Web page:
Scientists need to be aware that their isolated observations might well be taken out for a "spin", by those media-savvy men and women who relationship with the truth can best be described as "semi-detached". Churchill described one politician as having a penchant for terminological inexactitude - a phrase that could now be applied to the modern-day spin-doctor. Following the events concerning the "need" for the war with Iraq because of their "weapons of mass destruction"; senior scientists also need to be aware that they, their careers and their life's work may be cast aside on a whim - especially if their message conflicts with the politicians need for good headlines in the Daily Mail.

Journalists also need to be aware that a few scientists have their own agenda too. Scientific reporting hasn't always done justice to the science or to the public. Over the period of the next few weeks see how often a "cure for cancer" is announced on the TV news. Often the reality of the news item, is that a young scientist has started work on a single small project investigating whether one particular cancer can be cured by one particular treatment. As often as not, such research discovers that a proposed treatment is not effective enough to make a difference, or that further research is needed. Journalists need to be rigorous in their own approach to science and investigation, and demand to see the real evidence of what has actually been seen or done; and not really on the top two paragraphs of an over-optimistic press release.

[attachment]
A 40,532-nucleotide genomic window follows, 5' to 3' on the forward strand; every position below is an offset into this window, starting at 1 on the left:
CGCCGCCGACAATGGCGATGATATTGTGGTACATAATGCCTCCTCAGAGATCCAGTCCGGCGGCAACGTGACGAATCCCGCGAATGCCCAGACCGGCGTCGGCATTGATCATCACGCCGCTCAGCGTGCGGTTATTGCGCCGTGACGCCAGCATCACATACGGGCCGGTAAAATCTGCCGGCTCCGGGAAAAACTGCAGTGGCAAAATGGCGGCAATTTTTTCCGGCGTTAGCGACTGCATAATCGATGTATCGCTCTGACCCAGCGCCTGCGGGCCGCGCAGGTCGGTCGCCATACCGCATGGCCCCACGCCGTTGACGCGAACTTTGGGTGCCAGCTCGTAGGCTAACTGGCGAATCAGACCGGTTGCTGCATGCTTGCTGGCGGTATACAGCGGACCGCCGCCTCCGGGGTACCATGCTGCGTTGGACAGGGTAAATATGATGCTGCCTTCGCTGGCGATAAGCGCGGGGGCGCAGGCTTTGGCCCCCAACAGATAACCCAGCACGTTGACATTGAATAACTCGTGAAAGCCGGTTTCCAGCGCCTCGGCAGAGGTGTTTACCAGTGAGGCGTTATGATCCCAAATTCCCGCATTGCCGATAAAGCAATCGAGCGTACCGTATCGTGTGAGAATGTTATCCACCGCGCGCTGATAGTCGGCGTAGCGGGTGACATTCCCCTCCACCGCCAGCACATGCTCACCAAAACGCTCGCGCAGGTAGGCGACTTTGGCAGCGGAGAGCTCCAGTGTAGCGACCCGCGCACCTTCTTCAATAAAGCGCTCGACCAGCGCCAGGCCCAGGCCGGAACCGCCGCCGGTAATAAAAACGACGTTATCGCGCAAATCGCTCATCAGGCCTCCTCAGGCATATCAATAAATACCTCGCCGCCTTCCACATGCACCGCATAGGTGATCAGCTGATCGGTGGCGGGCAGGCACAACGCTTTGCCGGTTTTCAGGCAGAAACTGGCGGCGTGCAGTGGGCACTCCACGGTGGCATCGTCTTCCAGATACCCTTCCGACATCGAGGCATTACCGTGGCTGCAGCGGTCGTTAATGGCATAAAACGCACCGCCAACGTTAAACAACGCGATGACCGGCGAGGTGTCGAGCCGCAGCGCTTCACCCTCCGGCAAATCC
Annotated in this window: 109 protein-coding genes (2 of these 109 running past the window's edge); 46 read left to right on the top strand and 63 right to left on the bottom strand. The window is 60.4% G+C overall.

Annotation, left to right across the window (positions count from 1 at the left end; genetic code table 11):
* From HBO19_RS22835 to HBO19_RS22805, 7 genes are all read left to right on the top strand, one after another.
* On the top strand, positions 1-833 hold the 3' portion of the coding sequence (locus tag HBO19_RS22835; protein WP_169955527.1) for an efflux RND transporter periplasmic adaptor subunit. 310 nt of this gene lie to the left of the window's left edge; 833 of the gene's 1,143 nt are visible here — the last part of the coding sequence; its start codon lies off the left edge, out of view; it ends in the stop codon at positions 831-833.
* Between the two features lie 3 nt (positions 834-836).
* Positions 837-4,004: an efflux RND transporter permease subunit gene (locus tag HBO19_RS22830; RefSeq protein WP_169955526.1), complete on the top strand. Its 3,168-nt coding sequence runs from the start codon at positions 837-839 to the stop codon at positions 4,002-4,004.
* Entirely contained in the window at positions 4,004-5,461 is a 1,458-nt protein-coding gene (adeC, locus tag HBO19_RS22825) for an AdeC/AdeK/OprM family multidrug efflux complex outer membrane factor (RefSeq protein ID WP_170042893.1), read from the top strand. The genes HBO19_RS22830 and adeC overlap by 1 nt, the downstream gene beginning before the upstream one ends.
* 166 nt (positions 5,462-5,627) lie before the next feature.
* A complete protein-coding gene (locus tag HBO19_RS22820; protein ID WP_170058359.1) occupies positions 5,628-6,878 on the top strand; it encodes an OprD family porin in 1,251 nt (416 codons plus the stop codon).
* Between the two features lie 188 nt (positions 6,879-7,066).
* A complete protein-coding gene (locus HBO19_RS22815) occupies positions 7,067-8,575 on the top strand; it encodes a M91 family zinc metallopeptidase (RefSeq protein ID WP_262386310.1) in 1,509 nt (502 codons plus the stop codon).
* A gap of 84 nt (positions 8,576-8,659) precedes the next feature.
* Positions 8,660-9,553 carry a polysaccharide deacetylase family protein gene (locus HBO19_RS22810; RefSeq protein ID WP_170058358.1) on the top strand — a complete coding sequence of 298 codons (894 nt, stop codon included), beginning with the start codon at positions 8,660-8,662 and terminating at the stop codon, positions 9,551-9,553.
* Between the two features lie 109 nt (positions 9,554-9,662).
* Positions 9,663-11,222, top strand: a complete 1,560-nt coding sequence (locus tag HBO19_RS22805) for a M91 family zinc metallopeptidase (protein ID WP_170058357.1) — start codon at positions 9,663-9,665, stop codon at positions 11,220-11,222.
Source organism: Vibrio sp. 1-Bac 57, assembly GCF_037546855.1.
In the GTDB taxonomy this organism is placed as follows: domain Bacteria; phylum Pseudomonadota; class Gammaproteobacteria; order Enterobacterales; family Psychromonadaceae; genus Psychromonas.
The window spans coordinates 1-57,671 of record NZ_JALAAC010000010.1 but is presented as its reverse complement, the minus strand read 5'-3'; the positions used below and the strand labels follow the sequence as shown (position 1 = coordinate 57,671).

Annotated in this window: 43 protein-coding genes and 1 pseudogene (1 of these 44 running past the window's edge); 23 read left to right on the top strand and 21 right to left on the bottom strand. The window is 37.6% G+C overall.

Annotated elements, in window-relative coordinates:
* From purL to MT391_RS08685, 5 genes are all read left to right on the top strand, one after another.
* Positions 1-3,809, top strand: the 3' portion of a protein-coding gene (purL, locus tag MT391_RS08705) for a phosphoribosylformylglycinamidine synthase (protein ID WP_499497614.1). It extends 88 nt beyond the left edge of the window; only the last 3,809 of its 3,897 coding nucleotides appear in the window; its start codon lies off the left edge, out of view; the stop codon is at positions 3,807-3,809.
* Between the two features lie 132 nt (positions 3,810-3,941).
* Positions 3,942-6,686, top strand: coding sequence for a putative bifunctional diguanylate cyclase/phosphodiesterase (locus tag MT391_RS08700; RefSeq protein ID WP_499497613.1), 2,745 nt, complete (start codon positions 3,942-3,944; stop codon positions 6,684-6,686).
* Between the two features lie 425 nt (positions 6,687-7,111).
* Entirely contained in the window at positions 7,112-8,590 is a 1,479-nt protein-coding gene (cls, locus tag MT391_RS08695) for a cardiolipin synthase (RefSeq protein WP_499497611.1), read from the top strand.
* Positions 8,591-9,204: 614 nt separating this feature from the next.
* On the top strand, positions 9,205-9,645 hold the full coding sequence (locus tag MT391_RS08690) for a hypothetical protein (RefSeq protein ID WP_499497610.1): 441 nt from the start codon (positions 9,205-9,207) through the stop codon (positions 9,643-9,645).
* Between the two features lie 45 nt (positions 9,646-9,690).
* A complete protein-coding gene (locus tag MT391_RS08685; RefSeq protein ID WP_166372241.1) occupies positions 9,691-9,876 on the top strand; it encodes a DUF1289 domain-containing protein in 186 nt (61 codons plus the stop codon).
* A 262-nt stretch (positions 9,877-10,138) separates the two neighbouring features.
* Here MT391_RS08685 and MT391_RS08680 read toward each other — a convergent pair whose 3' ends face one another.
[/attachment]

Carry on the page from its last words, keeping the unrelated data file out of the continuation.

So far as science policy is concerned, the British tax-payer needs to have greater level of openness and input about where the direction of scientific research lies. Too often, we can surmise, research has been done behind closed doors (or closed farm gates), and done with the intention of proving that badgers give TB to cattle - proving, in other words, that the problems experienced by farmers are due to the wildlife that lives in the countryside. Perhaps that mind-set was acceptable in the days of low food production after the Second World War. Nowadays, people want to see food production done in a more wildlife-friendly fashion - especially as it's their taxes which pay so much in agricultural support schemes. Some members of the public may well be a little "green" when it comes to the finer points of farming and the environment, but most people want to see farming done, with the farmers taking an important role as being a custodian of the countryside with the wildlife which lives in it. If wildlife does a bit of damage, generally it's fairly minor, and that it is just a routine cost of doing the business of being a farmer. Above a certain level of actual damages, I guess, the public would expect a farmer to be given government or insurance company help. However, to kill wildlife, just in case it might cause a problem should be stopped.